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I sent a text to a friend this morning wishing her a new year that will be kind to her heart. It wasn’t my usual Happy New Year’s greeting filled with declarations that this year rang empty and insincere to my ears. Words are important to me and I choose them with care to truly express my thoughts and heart. And so, this morning as I stared at the screen on my phone, I found myself typing and deleting several words and phrases before finding the right one. Before deciding that what I really wanted for my friend this year was for her soul to experience kindness.

It’s what I want for me too. It’s what I want for you. For all of us. Good health is great. Blessings are wonderful. Love covers over a multitude of sins. But for a soul to be infused with kindness from others, from the world, from ourselves, from God. That is the warmth my heart desperately desires this year.

With honest introspection, I am guilty of not extending as much kindness to others as I should. For the most part, I am not a mean person. But my indifference and ready excuses and justifications to withhold kindness is perhaps a sad reflection of an unkind heart in need of repentance.

Being kind is a character trait. An inner attitude of generosity, consideration and concern for others. But extending kindness is a behaviour and action. Someone can generally be a kind person but not do kind things. The opposite is also true. It is possible to do acts of kindness, to do good things and deeds without having the corresponding heart attitude.

For example, this idea is supported by substituting kindness for faith in James 2:14-17 “What good is it, my brothers and sisters, if someone claims to be kind but has no deeds? … Suppose a brother or sister is without clothes and daily food. If one of you says to them, “Go in peace; keep warm and well fed,” but does nothing about their physical needs, what good is it? In the same way, kindness by itself, if it is not accompanied by action is dead.”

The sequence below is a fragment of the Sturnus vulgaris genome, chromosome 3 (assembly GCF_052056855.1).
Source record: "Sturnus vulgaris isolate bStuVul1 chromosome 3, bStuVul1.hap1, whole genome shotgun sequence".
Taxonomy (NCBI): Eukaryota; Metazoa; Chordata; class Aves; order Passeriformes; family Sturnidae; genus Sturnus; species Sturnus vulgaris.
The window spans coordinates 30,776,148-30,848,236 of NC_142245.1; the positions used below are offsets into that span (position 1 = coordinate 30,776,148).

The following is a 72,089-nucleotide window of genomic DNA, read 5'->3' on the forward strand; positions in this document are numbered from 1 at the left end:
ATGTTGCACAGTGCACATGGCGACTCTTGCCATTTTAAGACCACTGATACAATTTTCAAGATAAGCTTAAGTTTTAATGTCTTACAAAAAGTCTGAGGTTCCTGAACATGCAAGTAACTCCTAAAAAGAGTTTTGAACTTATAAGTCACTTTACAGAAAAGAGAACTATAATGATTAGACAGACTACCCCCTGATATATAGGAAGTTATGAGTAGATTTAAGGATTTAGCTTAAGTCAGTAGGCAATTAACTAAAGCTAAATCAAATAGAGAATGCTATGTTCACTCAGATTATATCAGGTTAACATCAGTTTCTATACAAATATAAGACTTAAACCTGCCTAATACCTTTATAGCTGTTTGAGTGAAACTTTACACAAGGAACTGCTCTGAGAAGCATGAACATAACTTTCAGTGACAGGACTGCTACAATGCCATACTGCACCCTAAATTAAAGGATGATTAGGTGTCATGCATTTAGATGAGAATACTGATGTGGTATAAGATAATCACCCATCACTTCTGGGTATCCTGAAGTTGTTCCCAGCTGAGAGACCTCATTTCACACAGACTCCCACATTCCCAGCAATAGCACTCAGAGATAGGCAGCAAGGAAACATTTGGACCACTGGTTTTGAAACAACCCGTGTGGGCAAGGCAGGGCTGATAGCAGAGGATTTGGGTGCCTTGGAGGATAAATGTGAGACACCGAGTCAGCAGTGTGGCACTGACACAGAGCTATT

I think that is why kindness is a fruit of the Spirit. “But the fruit of the Spirit is love, joy, peace, patience, kindness, goodness, faithfulness, gentleness and self-control.” Galatians 5:22. Extending kindness does not come naturally to me. Merely thinking about it is essentially useless. I need assistance. God knows that. Thus, He has provided the Holy Spirit to help me grow in my desire and ability to do good to others without counting how much I might need to sacrifice in time, energy or money or without expectation of my own blessings and rewards.

When I spread kindness to others my soul feels encouraged and fulfilled by my actions. I grow. When I hear stories of acts of kindness that others have received or given it deeply touches my heart. I heal. When I am the recipient of kindness my life and value have been affirmed by someone. I matter.